Figure 4

Effects of a leucine-rich diet on the expression of initiation factors in gastrocnemius skeletal muscle from pregnant, tumour-bearing rats. (A) Western blot images of S6K1 (70 kDa), PKC (80 kDa) and actin (42 kDa). These images are representative of the best assay from each group (minimum of 10 rats per group). (B) Arbitrary densitometric values for S6K1 expression from western blots of eight rats per group. (C) Arbitrary densitometric values for PKC expression from western blots of eight rats per group. Aliquots of gastrocnemius muscle homogenates were loaded onto SDS-PAGE gels (5 μg protein/well) and, after electrophoresis, the proteins were transferred to nylon membranes and blotted with antibodies to eIF2α and eIF5 (1:1500 dilution). For details, see Methods. Abbreviations are defined in the legend to Figure 1. The columns are the means ± S.E.M. of at least 8 rats per group. There was no variation in the expression of actin (42 kDa). * P < 0.05 for comparison W vs C and WL, PL vs P; ** P < 0.05 for comparison WL vs L; † P < 0.05 for comparison L vs C, WL vs W, PL vs P.

Discussion

Cachexia, a severe condition in cancer patients, involves wasting of the body tissues with a loss of muscle mass that may reduce performance, the response to chemotherapy, and life expectancy. Since the depletion of lean body mass in cancer cachexia is the major factor in decreasing the survival time, an improvement in protein synthesis and/or a reduction in protein catabolism could interfere with physiological processes involved in patient welfare. As shown here, a leucine-rich diet improved the protein metabolism of muscle tissue by enhancing the expression of eukaryotic initiation factors that is normally depressed during tumour growth. Since protein synthesis is reduced and protein degradation is increased throughout the body during cancer cachexia, the incorporation of amino acids, especially branched-chain amino acids, by muscle cells could supply important nutrients and influence protein synthesis. The lower incorporation of leucine into gastrocnemius muscle proteins in tumour-bearing rats indicated a decrease in protein synthesis that paralleled an increase in protein wasting, as previously reported by ourselves [1, 2, 32] and others [33, 34]. As shown here, the leucine-rich diet reduced the protein catabolism and increased the protein synthesis in WL rats compared to W rats.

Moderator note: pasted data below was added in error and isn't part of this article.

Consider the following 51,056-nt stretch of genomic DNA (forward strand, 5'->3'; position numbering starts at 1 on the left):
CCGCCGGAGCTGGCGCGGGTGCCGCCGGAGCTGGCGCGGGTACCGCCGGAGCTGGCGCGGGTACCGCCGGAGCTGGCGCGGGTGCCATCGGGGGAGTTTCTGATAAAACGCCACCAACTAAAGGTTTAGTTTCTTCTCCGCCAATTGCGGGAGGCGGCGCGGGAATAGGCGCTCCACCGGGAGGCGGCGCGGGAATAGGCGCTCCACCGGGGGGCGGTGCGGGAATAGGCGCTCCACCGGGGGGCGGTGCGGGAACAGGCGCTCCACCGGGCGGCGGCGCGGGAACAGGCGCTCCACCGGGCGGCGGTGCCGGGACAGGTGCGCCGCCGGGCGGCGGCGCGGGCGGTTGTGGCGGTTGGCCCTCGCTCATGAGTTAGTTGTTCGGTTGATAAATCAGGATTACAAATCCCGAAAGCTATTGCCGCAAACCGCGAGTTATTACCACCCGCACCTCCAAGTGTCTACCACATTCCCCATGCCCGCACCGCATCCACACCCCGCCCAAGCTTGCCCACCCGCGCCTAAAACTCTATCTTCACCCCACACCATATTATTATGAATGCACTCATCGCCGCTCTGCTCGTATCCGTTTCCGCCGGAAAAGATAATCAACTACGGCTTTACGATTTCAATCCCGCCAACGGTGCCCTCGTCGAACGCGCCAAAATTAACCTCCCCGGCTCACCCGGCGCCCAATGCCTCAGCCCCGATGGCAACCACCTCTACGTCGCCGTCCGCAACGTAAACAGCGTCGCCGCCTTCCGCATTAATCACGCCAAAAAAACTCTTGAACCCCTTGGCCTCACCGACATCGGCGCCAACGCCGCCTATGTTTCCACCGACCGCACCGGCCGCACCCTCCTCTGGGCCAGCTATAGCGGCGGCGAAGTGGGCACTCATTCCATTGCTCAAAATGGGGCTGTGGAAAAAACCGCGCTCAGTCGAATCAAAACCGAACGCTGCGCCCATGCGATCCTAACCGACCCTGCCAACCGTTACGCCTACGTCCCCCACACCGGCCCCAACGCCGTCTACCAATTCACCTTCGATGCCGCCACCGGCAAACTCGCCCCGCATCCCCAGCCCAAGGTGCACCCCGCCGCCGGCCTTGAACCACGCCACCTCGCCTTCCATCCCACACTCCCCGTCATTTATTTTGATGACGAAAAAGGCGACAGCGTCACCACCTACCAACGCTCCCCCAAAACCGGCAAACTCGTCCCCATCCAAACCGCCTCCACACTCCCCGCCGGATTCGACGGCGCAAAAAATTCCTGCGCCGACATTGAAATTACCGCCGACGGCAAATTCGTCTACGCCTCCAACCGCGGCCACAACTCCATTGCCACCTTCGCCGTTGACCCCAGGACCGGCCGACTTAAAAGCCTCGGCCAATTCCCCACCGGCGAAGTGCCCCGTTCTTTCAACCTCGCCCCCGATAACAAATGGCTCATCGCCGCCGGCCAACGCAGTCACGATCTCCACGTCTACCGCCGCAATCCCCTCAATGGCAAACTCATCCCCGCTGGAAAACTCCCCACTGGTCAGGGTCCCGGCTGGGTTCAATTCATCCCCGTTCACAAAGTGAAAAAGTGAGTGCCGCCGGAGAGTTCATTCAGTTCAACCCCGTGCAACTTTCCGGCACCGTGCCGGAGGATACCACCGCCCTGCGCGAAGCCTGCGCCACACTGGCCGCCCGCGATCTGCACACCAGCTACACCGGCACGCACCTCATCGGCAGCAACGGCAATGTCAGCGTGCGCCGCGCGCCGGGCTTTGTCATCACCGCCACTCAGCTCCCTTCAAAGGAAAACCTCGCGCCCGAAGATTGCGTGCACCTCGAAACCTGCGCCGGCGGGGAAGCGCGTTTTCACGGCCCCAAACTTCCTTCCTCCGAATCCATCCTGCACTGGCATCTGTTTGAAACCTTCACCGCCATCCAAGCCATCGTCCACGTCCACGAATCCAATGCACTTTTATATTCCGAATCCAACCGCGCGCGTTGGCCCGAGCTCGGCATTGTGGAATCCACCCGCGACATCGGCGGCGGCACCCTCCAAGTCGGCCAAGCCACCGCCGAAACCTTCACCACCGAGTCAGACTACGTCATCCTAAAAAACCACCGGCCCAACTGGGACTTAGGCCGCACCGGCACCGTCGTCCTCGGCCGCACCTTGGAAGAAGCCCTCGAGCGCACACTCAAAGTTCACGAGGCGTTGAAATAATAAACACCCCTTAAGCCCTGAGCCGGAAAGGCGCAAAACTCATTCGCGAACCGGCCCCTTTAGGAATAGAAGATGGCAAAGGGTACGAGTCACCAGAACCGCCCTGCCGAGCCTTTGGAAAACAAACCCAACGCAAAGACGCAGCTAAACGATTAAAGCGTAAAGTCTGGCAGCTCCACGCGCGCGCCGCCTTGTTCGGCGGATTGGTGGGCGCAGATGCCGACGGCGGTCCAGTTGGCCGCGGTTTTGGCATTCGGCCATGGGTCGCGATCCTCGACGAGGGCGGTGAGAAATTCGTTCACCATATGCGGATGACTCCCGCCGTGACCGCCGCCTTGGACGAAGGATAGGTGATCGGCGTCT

The rate of protein synthesis depends on the nutritional and physiological status of the animal [3537], including the availability of dietary protein and amino acids [8, 38], although in the pair-fed groups studied here (P and PL) there was no reduction in leucine incorporation into muscle protein compared to the tumour-bearing groups. In animals and human pregnancy [1214, 36, 37] the protein synthesis is highly activated, especially during the early stages of pregnancy. The findings in pair-fed groups suggested that food restriction caused less wasting of muscle protein than did tumour growth. Even at the late stage of pregnancy in rat, there is protein synthesis associated to high proteolysis [1214, 36, 37], providing substracts to fetus and also to tumor cells [14]. This fact suggests that the rapid tumor growth-induced hypercatabolism in pregnant rats shows more evident effects on protein turnover.

In recent years, the impact of nutrients on cell signalling events and the regulation of protein synthesis by branched-chain amino acids have become an important area of research [39]. Protein synthesis involves many eukaryotic initiation factors (eIFs) that are involved in a complex, multistage process regulated by three steps [29, 40]. The first step involves association of the 40S ribosomal subunit with eIF2 and GTP to form a ternary complex (eIF2-GTP-Met-tRNA), with eIF2α being a key target in translational regulation [41]. The reduction in skeletal muscle protein synthesis seen during cancer cachexia (W group, previously observed in our study [2]) was associated with a decrease in eIF2α and eIF5 expression and a reduction in leucine incorporation, indicating the ability of tumour growth to produce important tissue wasting. On the other hand, eIF2α expression was strongly enhanced in the leucine-treated groups (L, PL and especially LW) and was correlated with increased eIF5 expression and the maintenance of leucine incorporation. Since eIF5 is a catalytic factor for many translation factors, including the release of eIF2-GDP from met-tRNA, then once the eIF2-GDP complex is released it may participate in another round of initiation, with GDP being exchanged for GTP prior to the formation of a new eIF2-GTP-met-t RNA complex.